Canada's Sanders returns to world Ironman championship after close 2nd
Harrow, Ont., native led last year's race but was surpassed with just 2 kilometres left
Lionel Sanders didn't want to succumb to "second-place syndrome" after coming so close to winning a men's world Ironman title.
The triathlete from Harrow, Ont., was the leader with two kilometres to go last year in Kona, Hawaii, but Germany's Patrick Lange charged past him for the victory.
"When you nearly achieve what to me is a life goal, you have this tendency to want to change everything and tear everything apart and almost start from scratch from some odd reason," Sanders told The Canadian Press from Hawaii.
He resisted the temptation to gut his training regimen. Sanders tweaked certain elements to improve his chances for victory Saturday in Kona, but held back on wholesale changes.
"Last year, I lost by less than half a per cent," he said. "That means I got 99 per cent of it right."
Hawaii is the birthplace of Ironman racing, which is a 3.86-kilometre ocean swim followed by an 180K bike ride and a 42.2K marathon.
Kailua-Kona is considered the Super Bowl of the sport 40 years after the first race in 1978.
The prize purse is $650,000 US split between the top 10 finishers in the men's and women's races.
'There was never any disappointment'
Sanders will be joined in the men's pro field by Victoria's Brent McMahon, who dropped out during last year's race because of a jellyfish sting.
Vancouver's Rachel McBride and Kirsty Jahn, and Jen Annett of Penticton, B.C., are entered in the women's pro field.
The last Canadian man and woman to world Ironman titles were Peter Reid and Lori Bowden in 2003.
Kona's variable heat and humidity and fickle crosswinds have so far prevented a man from finishing under the vaunted eight-hour barrier there.
Lange came close in unusually ideal conditions in 2017 with a time of eight hours, one minute 40 seconds. Sanders crossed the line in 8:04:07.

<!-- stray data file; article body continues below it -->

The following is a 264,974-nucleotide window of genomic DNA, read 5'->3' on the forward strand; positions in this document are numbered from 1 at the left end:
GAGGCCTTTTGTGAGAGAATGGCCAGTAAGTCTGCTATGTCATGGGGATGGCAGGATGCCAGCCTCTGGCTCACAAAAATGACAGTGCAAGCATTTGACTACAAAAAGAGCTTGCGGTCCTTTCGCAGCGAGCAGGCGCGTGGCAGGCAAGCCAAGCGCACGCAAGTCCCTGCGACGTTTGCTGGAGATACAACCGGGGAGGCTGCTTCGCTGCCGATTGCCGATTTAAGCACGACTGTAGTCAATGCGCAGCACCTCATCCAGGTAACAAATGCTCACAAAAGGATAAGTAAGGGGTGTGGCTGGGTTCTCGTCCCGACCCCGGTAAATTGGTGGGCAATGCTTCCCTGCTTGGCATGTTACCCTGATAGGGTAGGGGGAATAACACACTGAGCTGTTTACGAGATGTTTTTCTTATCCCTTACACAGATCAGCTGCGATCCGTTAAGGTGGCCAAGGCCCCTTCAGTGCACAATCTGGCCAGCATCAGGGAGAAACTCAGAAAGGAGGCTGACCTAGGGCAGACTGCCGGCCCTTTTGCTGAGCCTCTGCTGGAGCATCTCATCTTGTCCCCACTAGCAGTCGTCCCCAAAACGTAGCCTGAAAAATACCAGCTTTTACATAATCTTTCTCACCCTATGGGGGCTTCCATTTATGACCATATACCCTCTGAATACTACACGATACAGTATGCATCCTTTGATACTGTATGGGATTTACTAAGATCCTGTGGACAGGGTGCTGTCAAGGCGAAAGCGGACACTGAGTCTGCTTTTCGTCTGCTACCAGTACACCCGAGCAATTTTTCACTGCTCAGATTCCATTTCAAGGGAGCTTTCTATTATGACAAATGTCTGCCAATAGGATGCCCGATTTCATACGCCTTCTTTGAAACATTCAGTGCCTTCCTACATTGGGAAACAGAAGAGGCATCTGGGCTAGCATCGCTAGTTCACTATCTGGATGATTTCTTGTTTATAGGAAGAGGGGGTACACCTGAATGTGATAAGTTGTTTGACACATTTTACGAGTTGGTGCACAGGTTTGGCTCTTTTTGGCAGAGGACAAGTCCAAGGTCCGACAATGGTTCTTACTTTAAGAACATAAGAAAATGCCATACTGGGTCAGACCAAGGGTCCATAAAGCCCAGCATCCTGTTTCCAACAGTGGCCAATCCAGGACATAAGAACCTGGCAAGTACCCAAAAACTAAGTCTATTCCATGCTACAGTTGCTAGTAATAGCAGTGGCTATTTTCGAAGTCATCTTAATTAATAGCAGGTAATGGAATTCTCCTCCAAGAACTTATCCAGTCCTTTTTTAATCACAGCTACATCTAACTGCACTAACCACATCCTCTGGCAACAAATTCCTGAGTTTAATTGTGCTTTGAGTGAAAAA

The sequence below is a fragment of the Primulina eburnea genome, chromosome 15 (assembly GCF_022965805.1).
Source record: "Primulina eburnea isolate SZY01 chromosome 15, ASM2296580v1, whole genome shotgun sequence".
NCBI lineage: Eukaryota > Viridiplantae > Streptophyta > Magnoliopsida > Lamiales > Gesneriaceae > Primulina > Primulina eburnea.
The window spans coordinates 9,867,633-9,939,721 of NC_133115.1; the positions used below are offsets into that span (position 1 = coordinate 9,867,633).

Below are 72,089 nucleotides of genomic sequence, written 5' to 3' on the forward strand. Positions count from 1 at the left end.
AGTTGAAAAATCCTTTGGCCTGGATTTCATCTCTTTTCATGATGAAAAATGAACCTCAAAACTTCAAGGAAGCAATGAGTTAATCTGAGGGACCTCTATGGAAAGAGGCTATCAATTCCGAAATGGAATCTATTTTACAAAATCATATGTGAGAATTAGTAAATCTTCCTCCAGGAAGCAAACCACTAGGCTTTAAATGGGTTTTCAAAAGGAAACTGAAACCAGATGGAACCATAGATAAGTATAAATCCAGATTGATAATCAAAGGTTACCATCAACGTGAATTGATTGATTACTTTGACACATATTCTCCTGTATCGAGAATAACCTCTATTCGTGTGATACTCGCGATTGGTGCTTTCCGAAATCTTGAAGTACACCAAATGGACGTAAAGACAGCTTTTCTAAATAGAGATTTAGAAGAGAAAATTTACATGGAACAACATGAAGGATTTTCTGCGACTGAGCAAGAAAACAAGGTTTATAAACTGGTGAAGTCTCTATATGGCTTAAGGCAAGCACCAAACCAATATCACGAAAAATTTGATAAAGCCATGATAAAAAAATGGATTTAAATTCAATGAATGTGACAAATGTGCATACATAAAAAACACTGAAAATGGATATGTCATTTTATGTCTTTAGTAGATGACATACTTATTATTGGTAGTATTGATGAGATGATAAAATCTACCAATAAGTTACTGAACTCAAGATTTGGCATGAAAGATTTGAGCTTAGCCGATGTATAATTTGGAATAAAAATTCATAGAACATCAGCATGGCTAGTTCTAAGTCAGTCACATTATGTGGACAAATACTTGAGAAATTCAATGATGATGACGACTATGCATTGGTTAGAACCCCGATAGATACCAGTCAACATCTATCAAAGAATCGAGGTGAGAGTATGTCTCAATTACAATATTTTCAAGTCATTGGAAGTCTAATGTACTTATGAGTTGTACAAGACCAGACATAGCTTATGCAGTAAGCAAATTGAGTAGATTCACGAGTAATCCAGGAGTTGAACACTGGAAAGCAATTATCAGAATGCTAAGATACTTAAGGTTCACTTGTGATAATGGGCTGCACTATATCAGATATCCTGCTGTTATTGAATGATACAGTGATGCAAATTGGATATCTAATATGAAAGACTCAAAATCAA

The hitch in the Canadian's stride had become more pronounced during the run and the smooth-gaited Lange caught him at the final water station.
"There was never any disappointment actually," Sanders said. "I knew exactly what Lange was feeling at the finish line because I had given my absolute best.
"There was truly nothing left when he came by me. I tried to go with him. Everything in my being wanted to go with him, but it was physically impossible for me."
Among the changes Sanders adopted in 2018 was training with a partner.
The 30-year-old has been running and swimming with Corey Bellemore, a middle-distance track runner famously known as the world-record holder in the "beer mile."
Runners chug a beer then run a lap, for each of the four laps of a mile.
'I feel like I'm training hard'
"I feel like I'm training hard, but then when I go running with him and I'm hitting five to 10 seconds a kilometre faster pace," Sanders said. "As I'm getting older, I'm appreciating more sustainability.
"The lone-wolf style training is probably not a sustainable thing. I'd like to be doing this at this level six to eight years from now."
Germany's Jan Frodeno won men's world titles in Kona at age 34 and 35, so Sanders is still relatively young in the sport.
Proper nutrition and how to keep his heart rate from surging in the heat were among the lessons Sanders says he's learned for this year's race.
He's discovered if he gets too lean, he loses power on the bike, which is his best discipline.
Pushing hard up hills and surging down them while running in the heat of Kona will cause spikes in his heart rate that are difficult to control.
"You want to keep yourself in as steady a state as possible with as little matches burned as possible," Sanders explained.
Thinking Frodeno would be the man to beat in 2018, Sanders went to Kona early with Bellemore in tow. But Frodeno has dropped out of the race because of a stress fracture in his hip.
Sanders will have been training on the world championship course for almost a month by Saturday's race.
"With Jan out, there's no clear frontrunner," Sanders said. "It actually kind of makes the race a little more interesting.
"There's probably five guys who can contend for the win who all have different strengths and weaknesses."
The race will be live streamed on Ironman.com and NBCSports.com, as well as the Ironman Now site on Facebook.